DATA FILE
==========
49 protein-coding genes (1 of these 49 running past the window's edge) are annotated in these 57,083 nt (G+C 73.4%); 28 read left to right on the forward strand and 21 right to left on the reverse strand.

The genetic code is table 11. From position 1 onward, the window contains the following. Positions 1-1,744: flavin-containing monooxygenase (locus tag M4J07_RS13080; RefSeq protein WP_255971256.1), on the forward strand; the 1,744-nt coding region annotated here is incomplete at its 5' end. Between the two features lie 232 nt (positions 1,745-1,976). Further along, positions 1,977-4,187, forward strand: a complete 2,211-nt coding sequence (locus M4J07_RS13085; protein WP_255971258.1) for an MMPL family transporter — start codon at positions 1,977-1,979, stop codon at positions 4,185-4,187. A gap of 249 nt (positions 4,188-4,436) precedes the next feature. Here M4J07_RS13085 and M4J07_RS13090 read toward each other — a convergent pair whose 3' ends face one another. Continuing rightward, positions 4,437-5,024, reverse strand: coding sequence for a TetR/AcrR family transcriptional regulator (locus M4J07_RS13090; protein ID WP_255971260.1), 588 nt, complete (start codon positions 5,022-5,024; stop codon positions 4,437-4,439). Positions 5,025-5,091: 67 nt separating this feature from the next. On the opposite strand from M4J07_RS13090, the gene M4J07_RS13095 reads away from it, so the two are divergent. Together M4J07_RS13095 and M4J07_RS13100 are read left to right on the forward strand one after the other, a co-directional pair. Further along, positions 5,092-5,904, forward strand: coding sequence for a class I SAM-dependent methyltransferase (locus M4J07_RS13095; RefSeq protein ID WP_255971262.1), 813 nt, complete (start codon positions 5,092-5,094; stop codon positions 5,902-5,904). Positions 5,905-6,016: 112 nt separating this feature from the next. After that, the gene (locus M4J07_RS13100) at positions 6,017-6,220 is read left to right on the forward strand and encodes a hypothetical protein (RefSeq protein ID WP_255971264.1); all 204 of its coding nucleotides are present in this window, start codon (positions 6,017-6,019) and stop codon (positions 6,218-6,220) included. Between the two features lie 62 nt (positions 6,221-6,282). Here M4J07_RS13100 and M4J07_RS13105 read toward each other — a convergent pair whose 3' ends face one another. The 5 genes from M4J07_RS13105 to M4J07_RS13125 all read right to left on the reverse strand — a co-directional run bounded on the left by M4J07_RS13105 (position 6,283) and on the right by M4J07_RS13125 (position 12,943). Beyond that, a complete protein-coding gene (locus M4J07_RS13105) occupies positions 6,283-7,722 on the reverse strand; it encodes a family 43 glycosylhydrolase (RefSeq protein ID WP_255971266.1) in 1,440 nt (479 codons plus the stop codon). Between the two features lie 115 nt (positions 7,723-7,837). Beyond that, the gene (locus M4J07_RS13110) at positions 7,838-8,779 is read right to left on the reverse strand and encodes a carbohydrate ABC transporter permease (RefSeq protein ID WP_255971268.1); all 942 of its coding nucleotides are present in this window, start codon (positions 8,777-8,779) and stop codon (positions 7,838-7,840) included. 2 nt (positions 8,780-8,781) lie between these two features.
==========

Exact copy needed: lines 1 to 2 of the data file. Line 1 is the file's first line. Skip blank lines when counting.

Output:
49 protein-coding genes (1 of these 49 running past the window's edge) are annotated in these 57,083 nt (G+C 73.4%); 28 read left to right on the forward strand and 21 right to left on the reverse strand.

The genetic code is table 11. From position 1 onward, the window contains the following. Positions 1-1,744: flavin-containing monooxygenase (locus tag M4J07_RS13080; RefSeq protein WP_255971256.1), on the forward strand; the 1,744-nt coding region annotated here is incomplete at its 5' end. Between the two features lie 232 nt (positions 1,745-1,976). Further along, positions 1,977-4,187, forward strand: a complete 2,211-nt coding sequence (locus M4J07_RS13085; protein WP_255971258.1) for an MMPL family transporter — start codon at positions 1,977-1,979, stop codon at positions 4,185-4,187. A gap of 249 nt (positions 4,188-4,436) precedes the next feature. Here M4J07_RS13085 and M4J07_RS13090 read toward each other — a convergent pair whose 3' ends face one another. Continuing rightward, positions 4,437-5,024, reverse strand: coding sequence for a TetR/AcrR family transcriptional regulator (locus M4J07_RS13090; protein ID WP_255971260.1), 588 nt, complete (start codon positions 5,022-5,024; stop codon positions 4,437-4,439). Positions 5,025-5,091: 67 nt separating this feature from the next. On the opposite strand from M4J07_RS13090, the gene M4J07_RS13095 reads away from it, so the two are divergent. Together M4J07_RS13095 and M4J07_RS13100 are read left to right on the forward strand one after the other, a co-directional pair. Further along, positions 5,092-5,904, forward strand: coding sequence for a class I SAM-dependent methyltransferase (locus M4J07_RS13095; RefSeq protein ID WP_255971262.1), 813 nt, complete (start codon positions 5,092-5,094; stop codon positions 5,902-5,904). Positions 5,905-6,016: 112 nt separating this feature from the next. After that, the gene (locus M4J07_RS13100) at positions 6,017-6,220 is read left to right on the forward strand and encodes a hypothetical protein (RefSeq protein ID WP_255971264.1); all 204 of its coding nucleotides are present in this window, start codon (positions 6,017-6,019) and stop codon (positions 6,218-6,220) included. Between the two features lie 62 nt (positions 6,221-6,282). Here M4J07_RS13100 and M4J07_RS13105 read toward each other — a convergent pair whose 3' ends face one another. The 5 genes from M4J07_RS13105 to M4J07_RS13125 all read right to left on the reverse strand — a co-directional run bounded on the left by M4J07_RS13105 (position 6,283) and on the right by M4J07_RS13125 (position 12,943). Beyond that, a complete protein-coding gene (locus M4J07_RS13105) occupies positions 6,283-7,722 on the reverse strand; it encodes a family 43 glycosylhydrolase (RefSeq protein ID WP_255971266.1) in 1,440 nt (479 codons plus the stop codon). Between the two features lie 115 nt (positions 7,723-7,837). Beyond that, the gene (locus M4J07_RS13110) at positions 7,838-8,779 is read right to left on the reverse strand and encodes a carbohydrate ABC transporter permease (RefSeq protein ID WP_255971268.1); all 942 of its coding nucleotides are present in this window, start codon (positions 8,777-8,779) and stop codon (positions 7,838-7,840) included. 2 nt (positions 8,780-8,781) lie between these two features.